Australia is one of the highest per capita spenders on the Internet of Things (IOT) in the Asia Pacific region, excluding Japan, according to the Worldwide Semiannual Internet of Things Spending Guide by analyst firm IDC.

While China is the region’s biggest overall IOT spender, smaller nations beat it on spending per capita.

Australia and New Zealand ranked second and third respectively in the region on that metric, while South Korea topped the list.

IDC also predicts the Asia Pacific region will lead the world in IOT spending in 2019, accounting for 36.9 percent of global spending on the technology.

Key drivers will be greater availability of cloud-based back-end services for data acquisition and analytics, and 5G fixed wireless deployments in Australia, New Zealand and the Philippines, according to IDC.

"We are still in the early stages of IOT adoption and ecosystem development, with industrial IOT, telematics, retail, smart grids, smart buildings, and smart homes leading the way in terms of use cases but with the impending advent of 5G and low-Earth-orbit satellites, are moving closer to the reality of pervasive broadband IOT connectivity," said Hugh Ujhazy, Associate Vice President for IOT and Telecommunications at IDC Asia/Pacific.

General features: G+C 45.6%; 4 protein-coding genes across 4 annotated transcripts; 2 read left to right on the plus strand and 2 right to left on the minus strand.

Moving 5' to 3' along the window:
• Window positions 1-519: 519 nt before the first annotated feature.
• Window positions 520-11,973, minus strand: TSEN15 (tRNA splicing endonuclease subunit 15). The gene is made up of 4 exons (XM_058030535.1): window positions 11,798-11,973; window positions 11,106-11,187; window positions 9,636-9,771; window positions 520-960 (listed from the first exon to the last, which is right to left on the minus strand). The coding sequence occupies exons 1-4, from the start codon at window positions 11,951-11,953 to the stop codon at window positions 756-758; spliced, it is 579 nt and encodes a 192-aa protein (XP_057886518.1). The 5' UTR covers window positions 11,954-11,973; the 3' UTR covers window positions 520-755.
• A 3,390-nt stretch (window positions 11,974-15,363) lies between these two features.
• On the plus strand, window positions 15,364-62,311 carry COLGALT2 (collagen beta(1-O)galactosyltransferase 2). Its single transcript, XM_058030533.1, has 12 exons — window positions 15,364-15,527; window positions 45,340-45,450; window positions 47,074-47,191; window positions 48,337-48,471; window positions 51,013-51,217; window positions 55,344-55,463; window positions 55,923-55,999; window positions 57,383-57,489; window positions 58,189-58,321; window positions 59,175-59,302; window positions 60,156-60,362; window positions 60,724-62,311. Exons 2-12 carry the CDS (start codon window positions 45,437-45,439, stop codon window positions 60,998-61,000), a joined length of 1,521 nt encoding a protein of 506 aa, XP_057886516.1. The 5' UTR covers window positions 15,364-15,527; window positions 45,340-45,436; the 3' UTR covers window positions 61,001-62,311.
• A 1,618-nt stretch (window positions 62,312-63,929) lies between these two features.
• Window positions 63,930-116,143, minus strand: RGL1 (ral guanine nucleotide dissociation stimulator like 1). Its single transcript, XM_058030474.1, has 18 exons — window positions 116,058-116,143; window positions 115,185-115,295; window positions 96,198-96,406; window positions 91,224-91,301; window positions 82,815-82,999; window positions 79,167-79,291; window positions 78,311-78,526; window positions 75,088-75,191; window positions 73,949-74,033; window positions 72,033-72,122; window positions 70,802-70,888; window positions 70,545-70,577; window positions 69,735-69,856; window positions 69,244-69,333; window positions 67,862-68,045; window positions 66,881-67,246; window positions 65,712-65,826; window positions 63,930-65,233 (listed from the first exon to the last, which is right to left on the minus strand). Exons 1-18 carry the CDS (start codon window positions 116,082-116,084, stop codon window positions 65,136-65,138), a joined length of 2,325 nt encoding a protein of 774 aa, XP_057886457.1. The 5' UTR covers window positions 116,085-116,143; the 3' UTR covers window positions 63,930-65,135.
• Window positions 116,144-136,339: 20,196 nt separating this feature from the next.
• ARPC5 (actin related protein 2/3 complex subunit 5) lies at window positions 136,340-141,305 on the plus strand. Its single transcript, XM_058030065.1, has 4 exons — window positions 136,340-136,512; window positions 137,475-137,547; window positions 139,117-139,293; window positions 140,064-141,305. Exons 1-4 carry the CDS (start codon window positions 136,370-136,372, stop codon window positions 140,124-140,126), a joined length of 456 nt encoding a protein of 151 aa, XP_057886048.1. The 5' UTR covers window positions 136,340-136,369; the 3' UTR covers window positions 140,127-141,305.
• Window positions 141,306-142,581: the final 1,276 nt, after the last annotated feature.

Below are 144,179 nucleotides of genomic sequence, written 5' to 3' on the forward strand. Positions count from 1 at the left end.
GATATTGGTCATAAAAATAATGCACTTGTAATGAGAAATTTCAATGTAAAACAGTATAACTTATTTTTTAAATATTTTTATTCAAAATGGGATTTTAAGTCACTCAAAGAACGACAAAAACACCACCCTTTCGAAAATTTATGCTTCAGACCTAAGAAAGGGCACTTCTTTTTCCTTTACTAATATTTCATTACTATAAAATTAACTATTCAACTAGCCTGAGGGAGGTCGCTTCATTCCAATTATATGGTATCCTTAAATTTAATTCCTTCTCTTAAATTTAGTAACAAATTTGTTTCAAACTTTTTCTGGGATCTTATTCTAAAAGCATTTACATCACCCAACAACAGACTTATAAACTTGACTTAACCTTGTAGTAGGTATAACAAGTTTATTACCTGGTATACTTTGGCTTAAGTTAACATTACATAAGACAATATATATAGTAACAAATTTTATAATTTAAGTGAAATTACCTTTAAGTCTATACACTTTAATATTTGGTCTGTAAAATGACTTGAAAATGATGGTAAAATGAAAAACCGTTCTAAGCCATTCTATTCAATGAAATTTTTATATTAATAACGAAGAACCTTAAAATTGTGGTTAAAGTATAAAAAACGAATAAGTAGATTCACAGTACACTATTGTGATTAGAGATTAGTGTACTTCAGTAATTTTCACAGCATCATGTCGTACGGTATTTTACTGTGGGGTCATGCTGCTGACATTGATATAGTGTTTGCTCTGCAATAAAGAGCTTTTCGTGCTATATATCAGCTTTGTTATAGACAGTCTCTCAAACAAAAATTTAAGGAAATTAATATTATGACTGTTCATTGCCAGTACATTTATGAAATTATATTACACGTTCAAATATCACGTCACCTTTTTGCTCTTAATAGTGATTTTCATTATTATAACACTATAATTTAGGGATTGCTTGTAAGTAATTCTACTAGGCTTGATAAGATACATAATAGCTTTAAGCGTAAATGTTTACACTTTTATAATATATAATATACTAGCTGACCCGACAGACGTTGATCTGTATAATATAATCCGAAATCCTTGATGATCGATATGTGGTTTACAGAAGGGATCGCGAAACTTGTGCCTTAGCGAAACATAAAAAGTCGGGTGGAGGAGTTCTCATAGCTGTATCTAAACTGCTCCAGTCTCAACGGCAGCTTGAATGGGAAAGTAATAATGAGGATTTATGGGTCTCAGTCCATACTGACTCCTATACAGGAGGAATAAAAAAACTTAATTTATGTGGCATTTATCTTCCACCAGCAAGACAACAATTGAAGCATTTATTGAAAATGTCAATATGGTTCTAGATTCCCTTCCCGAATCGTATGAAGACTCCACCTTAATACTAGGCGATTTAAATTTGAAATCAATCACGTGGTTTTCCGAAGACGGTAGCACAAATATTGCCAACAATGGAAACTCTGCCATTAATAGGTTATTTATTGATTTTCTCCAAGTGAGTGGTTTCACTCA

Services opportunity

Services were the largest IOT spending category in 2018, IDC found. Here is the firm’s spending breakdown:

When considered by sector, IOT spending was dominated by the discrete manufacturing (US43.9 billion), process manufacturing (US$33.2 billion) and utility (US$20.1 billion) sectors.

IDC predicts the fastest compound annual growth rates in IOT spending over five years will occur in the telecommunications, construction and healthcare sectors.

Challenges ahead

That’s encouraging news for IT services providers, even if they have work to do in order to grasp the opportunity - a 2018 survey by Australian cloud solutions distributor rhipe found that more than half of local Managed Service Providers (MSPs) didn’t have IOT strategies.

Some MSPs were still “sweating” existing assets before they could invest in IOT skills and solutions, while others didn’t fully understand the benefits of IOT.

A minority of MSPs that had invested in the technology had also completed IOT business research and development, rhipe found.